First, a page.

Wise-Compare.com: Empowering Wise Decisions.

The worst thing a person with high cholesterol can do is ignore it, health experts warn.

More than 102 million Americans, including people under 25, have cholesterol levels that exceed the healthy limit, placing them at risk of a slew of illnesses, including diabetes, coronary heart disease, and plaque build up in blood vessels.

Cardiologists cautioned against brushing off high cholesterol readings, specifically LDL or ‘bad’ cholesterol, which is most likely to lead to severe health problems. Catching it early, though, raises the odds of a person deciding to change their habits to slash the risk of developing potentially deadly diseases.

Some cases of high cholesterol are based on genetics, but the most common cause of high LDL cholesterol is poor lifestyle habits such as drinking too much alcohol, eating a diet high in fat and not getting enough cardio exercise.

Addressing the issue could be difficult for millions of people, though, because high cholesterol does not show symptoms until disaster strikes, usually in the form of a stroke or heart attack. 

An estimated one in five cases of high cholesterol in adults goes undiagnosed.

A healthy level of LDL cholesterol falls below 100 milligrams (mg) per deciliter (dL) of blood. The risk of cardiovascular events increases substantially when LDL levels exceed 40 to 60 mg/dL

The leading risk factor high LDL cholesterol is artheriosclerosis, a hardening of the blood vessels caused by a build up of harmful plaques. Over time, this narrows the blood vessels, limiting blood flow to the heart

Many Americans could be doing more to bring LDL cholesterol down to a healthy level, which should be below 100 milligrams (mg) per deciliter (dL) of blood. 

The risk of cardiovascular events increases substantially when LDL levels exceed 40 to 60 mg/dL.

Yet more than 54 percent of people with high cholesterol – about 47 million Americans – are not taking necessary medications to lower it.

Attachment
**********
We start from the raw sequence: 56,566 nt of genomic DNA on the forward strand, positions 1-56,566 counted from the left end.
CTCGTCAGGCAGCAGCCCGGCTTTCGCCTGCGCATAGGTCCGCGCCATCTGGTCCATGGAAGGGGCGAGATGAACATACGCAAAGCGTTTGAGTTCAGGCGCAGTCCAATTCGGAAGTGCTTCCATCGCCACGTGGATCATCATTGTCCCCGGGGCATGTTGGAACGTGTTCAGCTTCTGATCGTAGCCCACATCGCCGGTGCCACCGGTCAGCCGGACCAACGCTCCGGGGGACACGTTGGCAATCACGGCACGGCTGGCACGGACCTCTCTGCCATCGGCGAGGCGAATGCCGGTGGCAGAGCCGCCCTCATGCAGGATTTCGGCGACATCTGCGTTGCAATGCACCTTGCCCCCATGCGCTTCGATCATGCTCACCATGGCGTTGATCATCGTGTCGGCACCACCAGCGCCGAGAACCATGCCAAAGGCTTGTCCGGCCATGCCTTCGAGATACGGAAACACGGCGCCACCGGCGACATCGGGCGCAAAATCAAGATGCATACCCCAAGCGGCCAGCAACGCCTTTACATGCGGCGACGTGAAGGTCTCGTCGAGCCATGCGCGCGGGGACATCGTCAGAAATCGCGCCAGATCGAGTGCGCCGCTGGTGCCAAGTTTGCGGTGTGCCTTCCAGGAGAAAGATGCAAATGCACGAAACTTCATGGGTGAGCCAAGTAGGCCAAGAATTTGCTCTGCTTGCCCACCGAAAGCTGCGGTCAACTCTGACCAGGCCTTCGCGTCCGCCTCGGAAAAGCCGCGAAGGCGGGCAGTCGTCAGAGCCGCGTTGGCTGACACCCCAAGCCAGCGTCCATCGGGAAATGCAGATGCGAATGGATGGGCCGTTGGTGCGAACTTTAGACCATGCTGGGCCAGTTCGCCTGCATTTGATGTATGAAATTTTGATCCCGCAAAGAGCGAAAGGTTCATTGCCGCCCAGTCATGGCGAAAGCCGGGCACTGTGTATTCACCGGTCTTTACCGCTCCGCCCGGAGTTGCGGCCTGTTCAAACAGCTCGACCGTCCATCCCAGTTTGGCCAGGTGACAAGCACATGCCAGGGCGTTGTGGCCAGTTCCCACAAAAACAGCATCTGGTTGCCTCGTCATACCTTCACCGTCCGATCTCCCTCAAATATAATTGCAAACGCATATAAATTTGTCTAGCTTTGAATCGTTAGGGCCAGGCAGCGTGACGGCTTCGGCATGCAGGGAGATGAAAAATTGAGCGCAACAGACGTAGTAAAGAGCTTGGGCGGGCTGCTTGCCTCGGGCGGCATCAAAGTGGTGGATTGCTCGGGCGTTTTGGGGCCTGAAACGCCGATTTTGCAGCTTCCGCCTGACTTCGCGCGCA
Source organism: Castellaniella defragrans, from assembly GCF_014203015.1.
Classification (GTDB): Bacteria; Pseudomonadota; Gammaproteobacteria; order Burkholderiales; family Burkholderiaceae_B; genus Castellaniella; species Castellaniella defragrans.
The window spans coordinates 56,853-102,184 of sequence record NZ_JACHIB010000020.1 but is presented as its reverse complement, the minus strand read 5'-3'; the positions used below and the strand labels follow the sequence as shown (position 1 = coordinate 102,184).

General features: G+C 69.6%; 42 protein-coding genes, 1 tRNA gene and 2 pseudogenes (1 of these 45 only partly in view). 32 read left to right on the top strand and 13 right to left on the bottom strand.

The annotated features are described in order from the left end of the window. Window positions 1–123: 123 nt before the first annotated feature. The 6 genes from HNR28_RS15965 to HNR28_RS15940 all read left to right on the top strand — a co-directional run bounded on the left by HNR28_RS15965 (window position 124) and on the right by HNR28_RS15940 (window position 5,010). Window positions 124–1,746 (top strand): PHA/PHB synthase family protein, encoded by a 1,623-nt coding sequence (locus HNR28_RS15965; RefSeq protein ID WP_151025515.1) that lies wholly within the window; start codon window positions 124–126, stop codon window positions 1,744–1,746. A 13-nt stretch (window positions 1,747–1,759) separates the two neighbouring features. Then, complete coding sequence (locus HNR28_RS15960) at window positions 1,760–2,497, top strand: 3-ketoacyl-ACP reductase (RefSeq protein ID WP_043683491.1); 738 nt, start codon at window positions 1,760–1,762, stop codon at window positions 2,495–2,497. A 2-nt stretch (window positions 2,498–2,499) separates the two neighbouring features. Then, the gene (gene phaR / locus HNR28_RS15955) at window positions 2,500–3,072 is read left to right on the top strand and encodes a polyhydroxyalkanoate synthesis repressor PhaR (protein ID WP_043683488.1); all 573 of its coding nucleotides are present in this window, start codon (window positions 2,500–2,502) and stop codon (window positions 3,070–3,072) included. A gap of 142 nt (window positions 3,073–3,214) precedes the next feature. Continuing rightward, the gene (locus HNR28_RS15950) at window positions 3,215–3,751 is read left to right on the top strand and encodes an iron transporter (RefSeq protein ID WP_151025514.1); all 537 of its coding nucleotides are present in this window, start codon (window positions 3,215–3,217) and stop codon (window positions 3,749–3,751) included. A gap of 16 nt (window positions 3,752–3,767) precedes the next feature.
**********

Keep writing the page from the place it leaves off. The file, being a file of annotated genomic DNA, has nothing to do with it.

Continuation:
Meanwhile, about a third of Americans have not had their cholesterol checked in the last five years.

Dr Elizabeth Klodas, a cardiologist and founder of the Preventive Cardiology Clinic in Minnesota, told Parade magazine: ‘The worst thing patients can do is ignore it!’

‘High cholesterol, and especially high LDL (bad) cholesterol, is one of the most well studied, consistently linked risk factors for the development of atherosclerosis,’ or a build up of harmful plaque in the blood vessels that causes them to harden, raising the risk of heart attack.

She added: ‘In fact, there is an almost linear correlation between LDL levels and heart disease risk. By ignoring your cholesterol numbers, you are only inviting disaster.’

Cholesterol is a fatty substance produced in the liver and it travels through the blood. Around 80 percent of the body’s cholesterol comes from the liver and 20 percent comes from poor diet choices. As fat intake rises, the liver adjusts by reducing its own production of cholesterol.

In a recent study US researchers claim that even small changes to diet can lower people’s bad cholesterol levels as much as taking statins. They can reduce your LDL cholesterol by around 30 percent, sometimes even 50 percent with high doses

Not everyone with high cholesterol needs to take a pill to remedy the problem, though around 40 million Americans are prescribed a specific type of medication called a statin.

Statins are the most prescribed medications in the country, with recognizable brand names including Lipitor and Crestor.

They help prevent the accumulation of harmful plaque made up of LDL cholesterol, fats such as triglycerides, and inflammatory cells in blood vessels that, over time, become hardened and narrow. 

This restricts the flow of oxygen-rich blood to the heart, which can lead to a condition called myocardial ischemia, as well as heart attack.

Over 75 percent of heart attack and stroke victims have high cholesterol. 

However, heart failure patients who take a statin are significantly less likely to suffer a subsequent one.

Dr Klodas said: ‘Heart disease is the number one killer of Americans and high cholesterol is a significant contributor to that statistic.

‘No wonder doctors are so focused on monitoring cholesterol profiles and keeping LDL levels low.’

But drugs are not the only way to bring cholesterol back to safe levels. Lifestyle changes such quitting smoking, getting more cardio, cutting back on drinking, getting good quality sleep, and eating more fiber and less fatty foods can make a major difference.

A 2022 study published in the Journal of Nutrition found adults with high LDL cholesterol who ate snacks twice daily that replaced something they normally ate saw a nine percent decreased amount of LDL and total cholesterol decreased by an average of more than five percent.

Dr Klodas said: ‘Although most people with high cholesterol think their only option is going on medications, nothing could be further from the truth. 

‘In the vast majority of cases, high cholesterol is not caused by a deficiency of drugs like statins but is caused in part or in whole by a deficiency of the right foods.

‘Consuming meaningful amounts of whole food fiber, omega-3 fatty acids, plant sterol and antioxidants (nutrients that are primarily found in a whole food, plant-based diet) can markedly lower LDL.’

Source: | This article originally belongs to Dailymail.co.uk

Content source – www.soundhealthandlastingwealth.com

Leave a Reply

Your email address will not be published. Required fields are marked *